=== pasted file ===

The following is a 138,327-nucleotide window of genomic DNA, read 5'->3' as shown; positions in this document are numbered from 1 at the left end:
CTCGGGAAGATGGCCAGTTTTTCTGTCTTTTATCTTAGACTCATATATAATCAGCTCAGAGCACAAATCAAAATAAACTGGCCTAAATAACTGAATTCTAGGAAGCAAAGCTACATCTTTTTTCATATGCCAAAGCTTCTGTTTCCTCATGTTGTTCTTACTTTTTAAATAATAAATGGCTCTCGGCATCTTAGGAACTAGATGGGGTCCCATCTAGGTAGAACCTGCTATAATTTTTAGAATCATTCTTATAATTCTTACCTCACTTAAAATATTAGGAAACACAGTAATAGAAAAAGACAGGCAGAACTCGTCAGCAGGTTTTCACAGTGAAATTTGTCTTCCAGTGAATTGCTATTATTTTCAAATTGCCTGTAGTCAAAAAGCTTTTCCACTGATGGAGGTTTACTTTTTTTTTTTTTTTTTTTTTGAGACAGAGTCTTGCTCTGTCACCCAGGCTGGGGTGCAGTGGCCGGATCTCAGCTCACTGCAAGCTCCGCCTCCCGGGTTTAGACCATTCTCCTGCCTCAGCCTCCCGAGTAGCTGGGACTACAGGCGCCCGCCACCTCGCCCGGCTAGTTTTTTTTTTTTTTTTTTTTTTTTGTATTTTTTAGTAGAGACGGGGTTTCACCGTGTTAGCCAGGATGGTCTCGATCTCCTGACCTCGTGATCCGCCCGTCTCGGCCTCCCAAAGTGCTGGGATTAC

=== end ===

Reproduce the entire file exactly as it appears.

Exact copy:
The following is a 138,327-nucleotide window of genomic DNA, read 5'->3' as shown; positions in this document are numbered from 1 at the left end:
CTCGGGAAGATGGCCAGTTTTTCTGTCTTTTATCTTAGACTCATATATAATCAGCTCAGAGCACAAATCAAAATAAACTGGCCTAAATAACTGAATTCTAGGAAGCAAAGCTACATCTTTTTTCATATGCCAAAGCTTCTGTTTCCTCATGTTGTTCTTACTTTTTAAATAATAAATGGCTCTCGGCATCTTAGGAACTAGATGGGGTCCCATCTAGGTAGAACCTGCTATAATTTTTAGAATCATTCTTATAATTCTTACCTCACTTAAAATATTAGGAAACACAGTAATAGAAAAAGACAGGCAGAACTCGTCAGCAGGTTTTCACAGTGAAATTTGTCTTCCAGTGAATTGCTATTATTTTCAAATTGCCTGTAGTCAAAAAGCTTTTCCACTGATGGAGGTTTACTTTTTTTTTTTTTTTTTTTTTGAGACAGAGTCTTGCTCTGTCACCCAGGCTGGGGTGCAGTGGCCGGATCTCAGCTCACTGCAAGCTCCGCCTCCCGGGTTTAGACCATTCTCCTGCCTCAGCCTCCCGAGTAGCTGGGACTACAGGCGCCCGCCACCTCGCCCGGCTAGTTTTTTTTTTTTTTTTTTTTTTTTGTATTTTTTAGTAGAGACGGGGTTTCACCGTGTTAGCCAGGATGGTCTCGATCTCCTGACCTCGTGATCCGCCCGTCTCGGCCTCCCAAAGTGCTGGGATTAC